As the COVID-19 pandemic sweeps the country and world, inspiring human ingenuity and mutual aid networks have brought us hope. Community leaders and activists are organizing to weather the pandemic, bringing us expansive lists of community resources, like this one from Women Employed, a member of JMA’s Illinois coalition; organizing direct funding support for restaurant, delivery, and personal service workers, like One Fair Wage’s emergency fund initiative; sharing DIY face mask patterns and information; and, across the country, forming mutual aid networks to help those most vulnerable in their communities.
Sadly though, capitalism brings out the worst in some corporations. Some are demanding huge bailouts while pursuing massive layoffs and slashing benefits, others are refusing to provide workers with adequate personal protective equipment (PPE). Rumors are now swirling that some unscrupulous employers are even strategizing on how to absorb the $1,200 payments provided for under the federal stimulus package by simply not paying their workers the equivalent of the $1,200 stimulus check.
In Austin, Texas one company sought to dock paychecks for those receiving stimulus checks. “‘The form says they are preemptively deducting funds from our paychecks. That number is based on what they’re anticipating the government relief fund to be,'” one worker for the company told KXAN. The worker also said his company emailed a form titled “Employee Acknowledgement of ‘Government Assistance’ Pay Reduction” to some workers.
“In response to the economic crisis that is affecting all of us due to the coronavirus pandemic…(company name redacted) are hereby enacting the Employee Emergency Compensation Fund,” the letter stated. The agreement would put workers under a “temporary compensation reduction that is in line with the assistance that it receives from the federal government related to the COVID-19 pandemic.” By signing the agreement, the company’s employees would have their paychecks for April 6 to April 20 pay period cut by 100 percent of any money received under the stimulus bill, KXAN reported.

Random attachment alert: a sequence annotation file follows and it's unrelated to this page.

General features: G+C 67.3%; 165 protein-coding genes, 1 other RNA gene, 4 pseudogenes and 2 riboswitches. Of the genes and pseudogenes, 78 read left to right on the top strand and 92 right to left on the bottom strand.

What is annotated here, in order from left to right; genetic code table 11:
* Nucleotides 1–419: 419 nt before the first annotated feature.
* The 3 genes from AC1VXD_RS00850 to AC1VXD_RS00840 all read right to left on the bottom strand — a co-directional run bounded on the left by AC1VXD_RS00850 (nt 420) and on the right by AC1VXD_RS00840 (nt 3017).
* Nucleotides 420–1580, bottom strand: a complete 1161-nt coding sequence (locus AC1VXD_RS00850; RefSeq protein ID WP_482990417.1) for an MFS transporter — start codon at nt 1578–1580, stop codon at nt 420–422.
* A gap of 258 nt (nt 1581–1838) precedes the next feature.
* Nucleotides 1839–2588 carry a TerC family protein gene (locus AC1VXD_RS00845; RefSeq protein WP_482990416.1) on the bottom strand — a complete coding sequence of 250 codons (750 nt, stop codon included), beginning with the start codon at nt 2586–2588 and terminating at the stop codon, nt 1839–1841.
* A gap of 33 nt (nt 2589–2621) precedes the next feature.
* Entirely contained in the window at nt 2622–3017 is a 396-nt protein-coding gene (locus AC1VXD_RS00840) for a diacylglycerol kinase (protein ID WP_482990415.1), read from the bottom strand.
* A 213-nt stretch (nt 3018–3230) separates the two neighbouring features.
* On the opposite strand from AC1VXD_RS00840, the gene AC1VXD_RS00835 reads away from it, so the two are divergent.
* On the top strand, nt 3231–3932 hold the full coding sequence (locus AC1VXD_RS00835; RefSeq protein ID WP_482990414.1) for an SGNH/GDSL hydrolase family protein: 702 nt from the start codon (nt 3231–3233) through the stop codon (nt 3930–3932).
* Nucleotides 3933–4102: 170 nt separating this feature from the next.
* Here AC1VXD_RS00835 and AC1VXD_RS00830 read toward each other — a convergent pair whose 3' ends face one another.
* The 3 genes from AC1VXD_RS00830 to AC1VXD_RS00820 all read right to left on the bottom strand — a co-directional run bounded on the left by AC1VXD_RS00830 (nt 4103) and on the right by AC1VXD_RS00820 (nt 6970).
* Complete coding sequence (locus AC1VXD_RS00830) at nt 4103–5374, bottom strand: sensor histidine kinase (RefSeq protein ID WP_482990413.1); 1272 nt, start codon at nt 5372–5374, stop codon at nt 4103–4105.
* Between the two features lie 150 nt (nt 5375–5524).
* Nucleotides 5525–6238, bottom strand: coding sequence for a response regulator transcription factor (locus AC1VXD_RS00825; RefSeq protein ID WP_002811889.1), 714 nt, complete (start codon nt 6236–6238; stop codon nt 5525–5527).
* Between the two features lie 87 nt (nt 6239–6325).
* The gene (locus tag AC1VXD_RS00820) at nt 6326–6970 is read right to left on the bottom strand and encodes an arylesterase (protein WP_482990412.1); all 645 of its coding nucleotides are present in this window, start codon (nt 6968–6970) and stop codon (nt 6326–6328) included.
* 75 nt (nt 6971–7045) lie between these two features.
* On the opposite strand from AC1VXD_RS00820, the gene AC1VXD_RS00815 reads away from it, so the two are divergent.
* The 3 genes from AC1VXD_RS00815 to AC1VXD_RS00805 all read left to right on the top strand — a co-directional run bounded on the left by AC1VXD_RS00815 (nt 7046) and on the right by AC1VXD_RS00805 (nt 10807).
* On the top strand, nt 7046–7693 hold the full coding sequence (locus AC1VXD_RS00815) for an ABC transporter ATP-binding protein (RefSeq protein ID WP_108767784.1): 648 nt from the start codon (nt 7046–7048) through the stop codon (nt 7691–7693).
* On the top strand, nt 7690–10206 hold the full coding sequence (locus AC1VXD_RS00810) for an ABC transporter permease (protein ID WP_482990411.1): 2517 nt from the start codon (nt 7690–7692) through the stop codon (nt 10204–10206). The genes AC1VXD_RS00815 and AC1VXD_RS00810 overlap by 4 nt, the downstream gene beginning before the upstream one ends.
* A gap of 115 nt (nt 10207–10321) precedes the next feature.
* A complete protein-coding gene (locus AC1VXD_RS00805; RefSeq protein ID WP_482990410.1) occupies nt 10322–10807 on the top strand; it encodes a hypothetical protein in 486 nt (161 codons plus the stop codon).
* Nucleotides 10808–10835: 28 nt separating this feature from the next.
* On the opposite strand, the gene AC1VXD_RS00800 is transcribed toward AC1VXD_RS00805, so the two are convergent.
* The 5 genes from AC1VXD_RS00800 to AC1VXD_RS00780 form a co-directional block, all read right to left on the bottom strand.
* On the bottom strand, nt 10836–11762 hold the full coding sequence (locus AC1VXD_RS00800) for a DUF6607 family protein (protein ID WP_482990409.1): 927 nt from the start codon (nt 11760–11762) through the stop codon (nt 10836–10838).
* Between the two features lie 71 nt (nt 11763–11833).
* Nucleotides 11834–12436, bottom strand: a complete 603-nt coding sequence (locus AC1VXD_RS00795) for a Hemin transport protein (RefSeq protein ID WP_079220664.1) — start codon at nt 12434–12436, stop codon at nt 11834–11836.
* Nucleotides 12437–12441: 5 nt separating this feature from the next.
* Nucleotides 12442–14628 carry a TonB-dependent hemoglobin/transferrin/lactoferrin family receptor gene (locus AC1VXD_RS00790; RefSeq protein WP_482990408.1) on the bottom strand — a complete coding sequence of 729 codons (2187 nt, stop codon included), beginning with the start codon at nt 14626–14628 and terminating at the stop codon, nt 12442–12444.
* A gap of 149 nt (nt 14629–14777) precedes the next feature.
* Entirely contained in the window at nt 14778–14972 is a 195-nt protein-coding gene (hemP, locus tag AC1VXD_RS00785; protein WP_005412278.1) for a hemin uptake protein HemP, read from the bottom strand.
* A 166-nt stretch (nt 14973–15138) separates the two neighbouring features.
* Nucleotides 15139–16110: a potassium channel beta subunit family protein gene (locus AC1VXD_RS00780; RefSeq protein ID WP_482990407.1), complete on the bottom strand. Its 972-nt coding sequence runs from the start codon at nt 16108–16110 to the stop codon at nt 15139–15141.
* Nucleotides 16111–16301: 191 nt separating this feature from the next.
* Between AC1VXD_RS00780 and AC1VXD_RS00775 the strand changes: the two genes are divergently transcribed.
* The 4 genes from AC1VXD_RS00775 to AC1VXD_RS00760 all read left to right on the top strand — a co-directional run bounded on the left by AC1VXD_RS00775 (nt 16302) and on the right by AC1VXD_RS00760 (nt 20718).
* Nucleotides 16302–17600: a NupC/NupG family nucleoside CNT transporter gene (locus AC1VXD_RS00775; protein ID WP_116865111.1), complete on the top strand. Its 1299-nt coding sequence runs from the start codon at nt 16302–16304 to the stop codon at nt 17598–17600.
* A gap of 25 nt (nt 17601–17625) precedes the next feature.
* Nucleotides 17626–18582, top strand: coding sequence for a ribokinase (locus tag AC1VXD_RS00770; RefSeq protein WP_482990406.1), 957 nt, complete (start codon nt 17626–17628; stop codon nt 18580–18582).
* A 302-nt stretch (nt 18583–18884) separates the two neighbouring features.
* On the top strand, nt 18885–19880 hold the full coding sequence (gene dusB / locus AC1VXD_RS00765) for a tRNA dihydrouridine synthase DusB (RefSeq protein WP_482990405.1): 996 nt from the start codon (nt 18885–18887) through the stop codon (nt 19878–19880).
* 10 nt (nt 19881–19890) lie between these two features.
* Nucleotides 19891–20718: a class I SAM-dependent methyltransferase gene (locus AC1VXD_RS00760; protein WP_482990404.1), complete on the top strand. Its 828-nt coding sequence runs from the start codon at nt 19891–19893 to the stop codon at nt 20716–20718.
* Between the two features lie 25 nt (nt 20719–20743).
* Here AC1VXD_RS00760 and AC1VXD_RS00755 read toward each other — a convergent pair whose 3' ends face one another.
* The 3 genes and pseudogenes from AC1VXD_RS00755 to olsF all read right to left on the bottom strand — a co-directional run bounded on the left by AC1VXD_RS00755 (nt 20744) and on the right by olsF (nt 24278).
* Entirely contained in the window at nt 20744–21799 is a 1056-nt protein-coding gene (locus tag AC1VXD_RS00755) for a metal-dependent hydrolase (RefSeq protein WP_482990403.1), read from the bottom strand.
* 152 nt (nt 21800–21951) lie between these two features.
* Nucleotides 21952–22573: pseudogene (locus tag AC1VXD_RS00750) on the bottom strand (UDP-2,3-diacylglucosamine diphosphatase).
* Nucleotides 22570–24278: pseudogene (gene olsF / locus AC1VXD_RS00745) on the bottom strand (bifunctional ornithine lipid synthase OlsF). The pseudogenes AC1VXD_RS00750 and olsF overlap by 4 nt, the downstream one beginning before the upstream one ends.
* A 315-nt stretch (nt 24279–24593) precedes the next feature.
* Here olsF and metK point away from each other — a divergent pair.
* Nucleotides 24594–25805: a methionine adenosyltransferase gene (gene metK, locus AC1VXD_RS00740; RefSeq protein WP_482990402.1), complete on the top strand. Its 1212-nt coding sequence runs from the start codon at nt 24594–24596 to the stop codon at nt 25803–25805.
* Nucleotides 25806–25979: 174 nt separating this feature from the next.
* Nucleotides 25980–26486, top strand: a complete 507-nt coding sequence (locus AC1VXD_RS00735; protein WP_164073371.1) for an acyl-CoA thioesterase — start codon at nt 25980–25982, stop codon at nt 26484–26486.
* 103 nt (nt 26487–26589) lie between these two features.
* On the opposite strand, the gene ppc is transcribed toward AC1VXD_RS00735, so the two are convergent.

After public scrutiny, ImageNet, the now-named company, reversed its decision. But concerns remain that other corporations may pursue similar nefarious practices.
On Ask a Manager, a blog, one post cited a reader’s concerns about her employer absorbing stimulus checks. “I just got off of a conference call with Corporate in which they told us that if the U.S. government sends us the proposed stimulus checks due to Covid-19, they plan to absorb the money we receive by cutting our hours to reflect that amount. In other words, if each person receives a check for $1,200, $1,200 will effectively go back to the company. Is this legal?” the reader asked.
As Ask a Manager points out, the practice of recouping stimulus checks in this way is, unfortunately, legal. But public scrutiny and organizing brought an end to the policy at ImageNet in Texas. Moving forward, Jobs to Move America and our allies may need to remain vigilant about stories of such corporate malfeasance, sharing information far and wide so that our movements can continue to fight for good jobs and high-road labor standards. In these uncertain times, we all need to hold unscrupulous employers accountable to workers and communities. Together, we are the sunlight.
Natalie Wahlberg is Jobs to Move America’s Coalition Organizer in Illinois.